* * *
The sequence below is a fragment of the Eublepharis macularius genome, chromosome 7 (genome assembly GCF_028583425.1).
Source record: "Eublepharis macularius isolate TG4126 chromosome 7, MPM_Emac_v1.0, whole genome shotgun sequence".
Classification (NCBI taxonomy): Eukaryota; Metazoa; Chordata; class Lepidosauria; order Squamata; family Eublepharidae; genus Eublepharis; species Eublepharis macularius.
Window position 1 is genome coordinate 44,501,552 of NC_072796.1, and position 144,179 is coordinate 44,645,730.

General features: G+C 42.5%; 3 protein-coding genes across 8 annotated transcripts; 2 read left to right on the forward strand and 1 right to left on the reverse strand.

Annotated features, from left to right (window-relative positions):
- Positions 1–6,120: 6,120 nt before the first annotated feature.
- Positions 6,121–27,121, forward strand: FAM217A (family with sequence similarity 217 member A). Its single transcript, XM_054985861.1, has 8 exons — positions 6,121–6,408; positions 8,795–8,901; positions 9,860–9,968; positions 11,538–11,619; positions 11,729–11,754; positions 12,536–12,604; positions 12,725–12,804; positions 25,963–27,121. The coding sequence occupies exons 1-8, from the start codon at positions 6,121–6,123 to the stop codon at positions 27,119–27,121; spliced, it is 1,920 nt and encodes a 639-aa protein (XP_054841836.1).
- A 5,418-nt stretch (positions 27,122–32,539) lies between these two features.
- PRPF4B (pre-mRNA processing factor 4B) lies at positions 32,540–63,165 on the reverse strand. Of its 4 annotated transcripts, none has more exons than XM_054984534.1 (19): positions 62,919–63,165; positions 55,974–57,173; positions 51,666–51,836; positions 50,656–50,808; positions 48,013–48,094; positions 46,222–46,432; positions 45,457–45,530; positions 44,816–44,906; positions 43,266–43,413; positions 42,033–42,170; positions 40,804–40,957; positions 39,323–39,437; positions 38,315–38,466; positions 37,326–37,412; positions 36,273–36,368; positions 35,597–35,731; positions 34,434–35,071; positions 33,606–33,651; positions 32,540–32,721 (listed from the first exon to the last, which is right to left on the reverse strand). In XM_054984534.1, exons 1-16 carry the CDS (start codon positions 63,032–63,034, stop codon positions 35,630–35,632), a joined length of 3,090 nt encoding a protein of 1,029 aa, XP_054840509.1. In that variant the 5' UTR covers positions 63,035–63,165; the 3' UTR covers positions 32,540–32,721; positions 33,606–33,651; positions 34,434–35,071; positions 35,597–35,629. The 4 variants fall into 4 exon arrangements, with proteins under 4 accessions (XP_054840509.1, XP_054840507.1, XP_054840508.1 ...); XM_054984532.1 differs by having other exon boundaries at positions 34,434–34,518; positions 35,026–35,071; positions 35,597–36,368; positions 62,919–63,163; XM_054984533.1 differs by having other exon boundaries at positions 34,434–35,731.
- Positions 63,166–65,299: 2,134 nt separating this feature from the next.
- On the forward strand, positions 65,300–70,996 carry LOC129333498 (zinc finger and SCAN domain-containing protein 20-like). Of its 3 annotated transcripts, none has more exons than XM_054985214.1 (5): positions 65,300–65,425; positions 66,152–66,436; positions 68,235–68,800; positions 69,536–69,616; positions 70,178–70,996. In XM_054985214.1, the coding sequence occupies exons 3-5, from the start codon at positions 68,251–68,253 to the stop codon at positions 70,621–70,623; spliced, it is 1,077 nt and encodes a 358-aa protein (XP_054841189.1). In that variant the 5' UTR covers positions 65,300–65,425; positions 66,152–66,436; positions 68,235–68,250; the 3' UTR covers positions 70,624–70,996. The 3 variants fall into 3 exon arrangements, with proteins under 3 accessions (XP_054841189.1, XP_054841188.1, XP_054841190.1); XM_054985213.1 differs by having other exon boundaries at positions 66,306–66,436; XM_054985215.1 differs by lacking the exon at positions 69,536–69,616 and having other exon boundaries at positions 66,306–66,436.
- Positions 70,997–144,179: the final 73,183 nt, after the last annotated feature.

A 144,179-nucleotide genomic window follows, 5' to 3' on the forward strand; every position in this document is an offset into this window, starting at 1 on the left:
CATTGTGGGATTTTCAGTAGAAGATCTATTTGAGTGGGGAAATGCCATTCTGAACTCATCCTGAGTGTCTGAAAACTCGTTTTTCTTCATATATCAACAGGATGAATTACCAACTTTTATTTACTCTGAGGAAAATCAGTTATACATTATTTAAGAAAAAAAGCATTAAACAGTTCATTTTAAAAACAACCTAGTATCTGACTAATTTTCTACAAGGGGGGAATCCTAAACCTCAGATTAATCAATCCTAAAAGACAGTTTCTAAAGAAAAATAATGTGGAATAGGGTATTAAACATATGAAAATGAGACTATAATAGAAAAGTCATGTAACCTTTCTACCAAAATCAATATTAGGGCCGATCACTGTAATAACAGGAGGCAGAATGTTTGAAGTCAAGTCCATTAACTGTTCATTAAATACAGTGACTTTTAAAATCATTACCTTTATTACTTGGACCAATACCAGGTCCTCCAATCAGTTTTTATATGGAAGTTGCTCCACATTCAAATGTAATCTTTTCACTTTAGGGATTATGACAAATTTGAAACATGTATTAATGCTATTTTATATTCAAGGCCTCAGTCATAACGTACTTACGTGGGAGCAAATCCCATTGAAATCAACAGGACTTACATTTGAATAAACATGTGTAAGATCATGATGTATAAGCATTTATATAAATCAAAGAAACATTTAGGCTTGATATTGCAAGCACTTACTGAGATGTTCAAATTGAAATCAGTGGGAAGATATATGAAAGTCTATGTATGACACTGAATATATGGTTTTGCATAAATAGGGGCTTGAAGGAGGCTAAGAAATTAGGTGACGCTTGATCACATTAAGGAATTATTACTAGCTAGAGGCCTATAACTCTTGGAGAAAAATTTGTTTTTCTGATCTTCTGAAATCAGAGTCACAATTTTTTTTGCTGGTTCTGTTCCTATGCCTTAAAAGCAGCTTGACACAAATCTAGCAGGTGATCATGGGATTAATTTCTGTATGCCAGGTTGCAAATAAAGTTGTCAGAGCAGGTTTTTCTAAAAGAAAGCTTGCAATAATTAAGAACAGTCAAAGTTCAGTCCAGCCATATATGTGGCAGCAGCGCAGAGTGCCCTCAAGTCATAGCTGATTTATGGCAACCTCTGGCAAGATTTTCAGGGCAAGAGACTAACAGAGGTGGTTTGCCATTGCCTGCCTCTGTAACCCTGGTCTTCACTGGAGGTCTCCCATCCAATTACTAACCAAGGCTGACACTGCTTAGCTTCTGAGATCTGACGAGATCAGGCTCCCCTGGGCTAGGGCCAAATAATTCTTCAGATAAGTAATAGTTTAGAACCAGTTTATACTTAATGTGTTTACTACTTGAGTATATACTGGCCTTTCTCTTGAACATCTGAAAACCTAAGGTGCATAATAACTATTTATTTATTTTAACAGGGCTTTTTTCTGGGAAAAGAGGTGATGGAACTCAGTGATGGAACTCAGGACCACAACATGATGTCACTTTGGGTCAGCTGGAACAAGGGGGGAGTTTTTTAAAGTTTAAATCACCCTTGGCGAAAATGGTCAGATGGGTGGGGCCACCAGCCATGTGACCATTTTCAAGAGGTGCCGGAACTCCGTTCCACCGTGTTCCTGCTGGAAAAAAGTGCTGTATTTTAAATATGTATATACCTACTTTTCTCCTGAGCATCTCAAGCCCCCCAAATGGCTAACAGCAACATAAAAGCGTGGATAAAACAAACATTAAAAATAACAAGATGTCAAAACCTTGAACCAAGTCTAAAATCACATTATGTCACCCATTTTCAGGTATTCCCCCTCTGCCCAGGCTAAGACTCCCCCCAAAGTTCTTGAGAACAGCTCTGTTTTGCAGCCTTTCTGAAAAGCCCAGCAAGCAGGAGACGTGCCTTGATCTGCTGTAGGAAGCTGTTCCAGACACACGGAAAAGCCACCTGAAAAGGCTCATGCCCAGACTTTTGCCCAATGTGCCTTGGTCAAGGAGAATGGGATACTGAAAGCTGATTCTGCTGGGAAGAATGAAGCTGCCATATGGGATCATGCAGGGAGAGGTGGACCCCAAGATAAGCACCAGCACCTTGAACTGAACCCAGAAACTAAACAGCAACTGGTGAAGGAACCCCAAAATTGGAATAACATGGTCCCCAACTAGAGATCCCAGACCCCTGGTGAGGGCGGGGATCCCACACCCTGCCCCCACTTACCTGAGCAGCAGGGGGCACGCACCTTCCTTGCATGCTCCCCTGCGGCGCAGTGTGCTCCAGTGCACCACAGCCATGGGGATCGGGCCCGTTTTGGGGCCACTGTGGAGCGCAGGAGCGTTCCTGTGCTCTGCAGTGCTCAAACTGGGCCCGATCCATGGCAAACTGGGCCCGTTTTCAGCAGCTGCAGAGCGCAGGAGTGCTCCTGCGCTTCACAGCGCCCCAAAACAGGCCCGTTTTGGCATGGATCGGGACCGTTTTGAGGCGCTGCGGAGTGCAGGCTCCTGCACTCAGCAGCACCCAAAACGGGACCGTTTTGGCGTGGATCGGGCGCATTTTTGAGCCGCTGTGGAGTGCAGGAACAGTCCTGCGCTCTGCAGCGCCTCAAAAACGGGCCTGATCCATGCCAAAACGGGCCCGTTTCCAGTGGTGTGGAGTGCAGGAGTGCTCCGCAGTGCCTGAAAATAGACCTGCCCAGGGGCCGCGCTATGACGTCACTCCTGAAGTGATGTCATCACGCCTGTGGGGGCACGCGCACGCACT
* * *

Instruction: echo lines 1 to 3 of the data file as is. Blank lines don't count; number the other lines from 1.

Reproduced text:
The sequence below is a fragment of the Eublepharis macularius genome, chromosome 7 (genome assembly GCF_028583425.1).
Source record: "Eublepharis macularius isolate TG4126 chromosome 7, MPM_Emac_v1.0, whole genome shotgun sequence".
Classification (NCBI taxonomy): Eukaryota; Metazoa; Chordata; class Lepidosauria; order Squamata; family Eublepharidae; genus Eublepharis; species Eublepharis macularius.